This would end the rebellion against Bashir whom many believe has been stoking tensions in South Sudan through former Vice President Dr Riek Machar.
It will be recalled that Museveni armed SPLA/M to fight Bashir who was actively funneling arms to Joseph Kony’s Lord’s Resistance Army (LRA).
To Bashir, this northern military front against Museveni’s government would drain the nation’s resources and undermine his presidency.
To further weaken Museveni, Bashir is said to have supported the Allied Democratic Forces (ADF) to open another front in Western Uganda.
However, both rebel movements were defeated by the UPDF.
The secession of South Sudan from Sudan-Khartoum provided Uganda a security buffer against Uganda.
This meant Bashir could no longer use his Antanov planes to bomb northern Uganda. Juba could not allow such missions.
This put Bashir in an uncomfortable position. As if this was enough, Museveni had immense influence in South Sudan affairs through President Salva Kiir, unsettling Bashir.
Matters were worsened by the Heglig Crisis during which a brief war was fought between Sudan and South Sudan in 2012 over oil-rich regions between South Sudan’s Unity and Sudan’s South Kordofan states.
South Sudan invaded and briefly occupied the small border town of Heglig before being pushed back by the Sudanese army.
Small-scale clashes continued until an agreement on borders and natural resources was signed on September 26, 2012, resolving most aspects of the conflict.
The conflict saw Sudan Armed Forces register huge casualties, sparking fear in Khartoum about the possible involvement of Israel and United States.
Bashir’s main man in Juba was Machar who was not seeing eye to eye with Kiir. The bad blood compelled Kiir to dismiss Machar, triggering an unprecedented bloodshed in 2013.
South Sudan oil exports dwindled, affecting Sudan’s economy.
The dispute between the two counties over transit fees charged to South Sudan by the Sudanese government led to a suspension on oil production with former deputy governor of the Central Bank of Sudan, Badr al-Din Mahmoud, claiming his country lost approximately US$5bn as a result.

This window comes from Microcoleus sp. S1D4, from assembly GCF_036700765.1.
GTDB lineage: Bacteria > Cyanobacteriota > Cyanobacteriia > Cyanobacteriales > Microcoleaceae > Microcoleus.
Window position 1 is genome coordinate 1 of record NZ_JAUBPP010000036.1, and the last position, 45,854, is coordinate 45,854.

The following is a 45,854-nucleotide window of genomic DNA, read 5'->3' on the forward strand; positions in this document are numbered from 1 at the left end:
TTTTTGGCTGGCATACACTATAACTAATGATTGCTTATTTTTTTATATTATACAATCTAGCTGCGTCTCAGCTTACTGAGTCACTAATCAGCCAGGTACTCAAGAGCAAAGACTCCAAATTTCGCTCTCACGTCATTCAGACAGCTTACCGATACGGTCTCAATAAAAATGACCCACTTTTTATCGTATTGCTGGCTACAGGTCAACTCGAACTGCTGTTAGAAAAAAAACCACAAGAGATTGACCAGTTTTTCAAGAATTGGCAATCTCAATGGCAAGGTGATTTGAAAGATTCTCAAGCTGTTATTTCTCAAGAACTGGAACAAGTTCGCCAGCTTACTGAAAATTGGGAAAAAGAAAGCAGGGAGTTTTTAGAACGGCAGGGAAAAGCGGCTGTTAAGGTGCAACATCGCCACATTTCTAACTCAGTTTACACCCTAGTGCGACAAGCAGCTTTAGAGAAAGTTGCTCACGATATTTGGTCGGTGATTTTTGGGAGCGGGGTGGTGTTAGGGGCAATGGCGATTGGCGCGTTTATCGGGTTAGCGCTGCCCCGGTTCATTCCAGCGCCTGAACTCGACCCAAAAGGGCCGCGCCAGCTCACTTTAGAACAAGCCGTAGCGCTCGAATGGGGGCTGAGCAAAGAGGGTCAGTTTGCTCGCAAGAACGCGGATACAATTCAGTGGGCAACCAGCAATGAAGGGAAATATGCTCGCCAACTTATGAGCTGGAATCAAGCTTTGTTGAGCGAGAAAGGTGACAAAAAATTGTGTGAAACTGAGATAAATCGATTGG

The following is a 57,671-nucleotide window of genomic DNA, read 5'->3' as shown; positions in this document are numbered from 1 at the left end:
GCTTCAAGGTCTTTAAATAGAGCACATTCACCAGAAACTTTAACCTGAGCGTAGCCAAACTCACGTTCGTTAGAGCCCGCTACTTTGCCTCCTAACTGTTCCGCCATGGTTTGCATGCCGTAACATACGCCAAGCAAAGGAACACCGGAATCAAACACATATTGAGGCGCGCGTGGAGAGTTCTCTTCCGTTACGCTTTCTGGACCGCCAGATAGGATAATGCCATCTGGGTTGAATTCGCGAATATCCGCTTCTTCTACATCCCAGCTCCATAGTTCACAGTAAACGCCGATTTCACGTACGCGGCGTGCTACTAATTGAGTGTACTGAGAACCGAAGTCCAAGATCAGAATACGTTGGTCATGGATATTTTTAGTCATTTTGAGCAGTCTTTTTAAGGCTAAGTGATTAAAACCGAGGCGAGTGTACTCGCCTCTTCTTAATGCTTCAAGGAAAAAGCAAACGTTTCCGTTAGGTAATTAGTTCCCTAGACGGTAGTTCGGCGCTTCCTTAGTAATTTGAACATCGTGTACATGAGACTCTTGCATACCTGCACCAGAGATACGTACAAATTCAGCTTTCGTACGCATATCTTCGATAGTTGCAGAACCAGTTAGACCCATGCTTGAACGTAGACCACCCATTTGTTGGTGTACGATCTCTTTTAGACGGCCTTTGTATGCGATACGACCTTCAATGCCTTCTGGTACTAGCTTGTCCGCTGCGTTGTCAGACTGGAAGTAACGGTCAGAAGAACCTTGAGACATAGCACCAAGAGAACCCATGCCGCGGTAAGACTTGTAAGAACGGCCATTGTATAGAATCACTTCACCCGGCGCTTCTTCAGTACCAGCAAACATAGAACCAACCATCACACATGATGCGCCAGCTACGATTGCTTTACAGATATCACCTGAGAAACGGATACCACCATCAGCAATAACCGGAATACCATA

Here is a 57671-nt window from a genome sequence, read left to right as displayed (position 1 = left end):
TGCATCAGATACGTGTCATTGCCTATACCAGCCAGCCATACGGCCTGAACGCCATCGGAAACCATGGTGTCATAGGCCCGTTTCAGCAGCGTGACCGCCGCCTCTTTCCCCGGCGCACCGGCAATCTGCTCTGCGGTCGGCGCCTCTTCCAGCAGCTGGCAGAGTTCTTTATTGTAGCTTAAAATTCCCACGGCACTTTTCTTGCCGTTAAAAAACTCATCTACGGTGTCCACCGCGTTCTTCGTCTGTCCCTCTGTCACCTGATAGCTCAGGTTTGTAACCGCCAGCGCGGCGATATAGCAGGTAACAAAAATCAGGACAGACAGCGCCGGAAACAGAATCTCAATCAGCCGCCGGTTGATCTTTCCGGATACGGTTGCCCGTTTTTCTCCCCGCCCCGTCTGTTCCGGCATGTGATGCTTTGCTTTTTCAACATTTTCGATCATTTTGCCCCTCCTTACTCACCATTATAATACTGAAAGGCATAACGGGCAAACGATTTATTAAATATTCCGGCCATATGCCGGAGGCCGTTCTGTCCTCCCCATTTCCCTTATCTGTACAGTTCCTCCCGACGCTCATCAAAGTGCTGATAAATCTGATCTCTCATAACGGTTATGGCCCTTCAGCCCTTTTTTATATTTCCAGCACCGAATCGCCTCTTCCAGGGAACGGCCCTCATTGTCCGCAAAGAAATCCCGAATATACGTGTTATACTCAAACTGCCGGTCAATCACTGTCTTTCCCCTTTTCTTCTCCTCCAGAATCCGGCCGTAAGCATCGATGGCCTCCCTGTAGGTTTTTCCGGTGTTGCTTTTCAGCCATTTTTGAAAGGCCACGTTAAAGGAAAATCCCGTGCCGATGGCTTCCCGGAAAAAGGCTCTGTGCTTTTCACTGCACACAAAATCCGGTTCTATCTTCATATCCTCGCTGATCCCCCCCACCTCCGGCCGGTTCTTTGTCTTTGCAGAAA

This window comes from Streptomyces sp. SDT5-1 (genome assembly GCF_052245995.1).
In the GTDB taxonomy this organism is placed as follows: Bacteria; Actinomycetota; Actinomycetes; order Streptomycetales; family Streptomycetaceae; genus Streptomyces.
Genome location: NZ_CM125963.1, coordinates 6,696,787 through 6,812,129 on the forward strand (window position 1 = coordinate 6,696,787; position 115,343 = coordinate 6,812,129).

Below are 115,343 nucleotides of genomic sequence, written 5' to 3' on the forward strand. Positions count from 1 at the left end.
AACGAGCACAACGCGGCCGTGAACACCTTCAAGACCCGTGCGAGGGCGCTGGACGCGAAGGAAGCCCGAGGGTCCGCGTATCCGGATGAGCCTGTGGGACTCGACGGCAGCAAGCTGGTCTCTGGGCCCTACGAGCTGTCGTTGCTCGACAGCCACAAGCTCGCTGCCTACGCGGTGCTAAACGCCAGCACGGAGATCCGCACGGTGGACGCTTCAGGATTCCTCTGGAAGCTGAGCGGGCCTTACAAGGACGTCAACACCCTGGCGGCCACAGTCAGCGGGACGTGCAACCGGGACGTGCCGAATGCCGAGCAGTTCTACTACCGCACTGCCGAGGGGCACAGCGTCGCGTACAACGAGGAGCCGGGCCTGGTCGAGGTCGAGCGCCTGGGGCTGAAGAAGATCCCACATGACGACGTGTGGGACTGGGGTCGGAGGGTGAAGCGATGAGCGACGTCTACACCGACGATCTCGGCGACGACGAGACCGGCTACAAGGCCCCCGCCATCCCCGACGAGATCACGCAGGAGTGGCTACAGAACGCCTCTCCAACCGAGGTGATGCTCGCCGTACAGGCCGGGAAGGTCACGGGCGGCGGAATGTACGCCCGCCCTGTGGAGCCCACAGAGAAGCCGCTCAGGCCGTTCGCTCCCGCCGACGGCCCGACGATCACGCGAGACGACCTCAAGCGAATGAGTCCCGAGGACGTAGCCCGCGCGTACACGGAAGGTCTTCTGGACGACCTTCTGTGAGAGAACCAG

From the security and economic perspectives, it was in the interest of Bashir to make peace with South Sudan and Museveni.
Museveni in a group photograph with the released POWs
Still, Museveni and Kiir would benefit from a stable Sudan if they helped Bashir address his security and economic fears.
Uganda lost millions of dollars in cross border trade in the aftermath of the December 2013 war in South Sudan. Kiir’s government has equally been running on the edge of bankruptcy.
The need to realise common interests would later bring all the three leaders on a round table. They exchanged visits to boost both diplomatic and commercial ties.
That’s when Museveni tipped Bashir that he could help him secure the release of Sudanese prisoners of war.
Indeed, the prisoners were last week freed by the rebels before being flown to Entebbe Airbase.
“I know there are talks going on in Addis, in Doha but I asked President Bashir if I could help him quietly and he accepted,” said Museveni during the ceremony at State House Entebbe on Sunday to repatriate the released Sudanese soldiers.
“I called President Salva Kiir to allow the operation use South Sudan territory and he consented,” Museveni added at the emotional function.
Tears uncontrollably flowed down the former prisoners’ faces, with many expressing joy at the prospect of returning home after six years in captivity.
Many couldn’t believe they would return home alive.
The State House luncheon was attended by Yassir Arman, Sudan Ambassador to Uganda, ESO chief Ochwet and intelligence officials.
It is hoped Bashir will equally release the SPLM-North prisoners of war and create conditions for regional trade and security to thrive.
At around 7:00pm, the released Sudanese prisoners of war quietly boarded the Ethiopian Airline at Entebbe Airbase before returning home.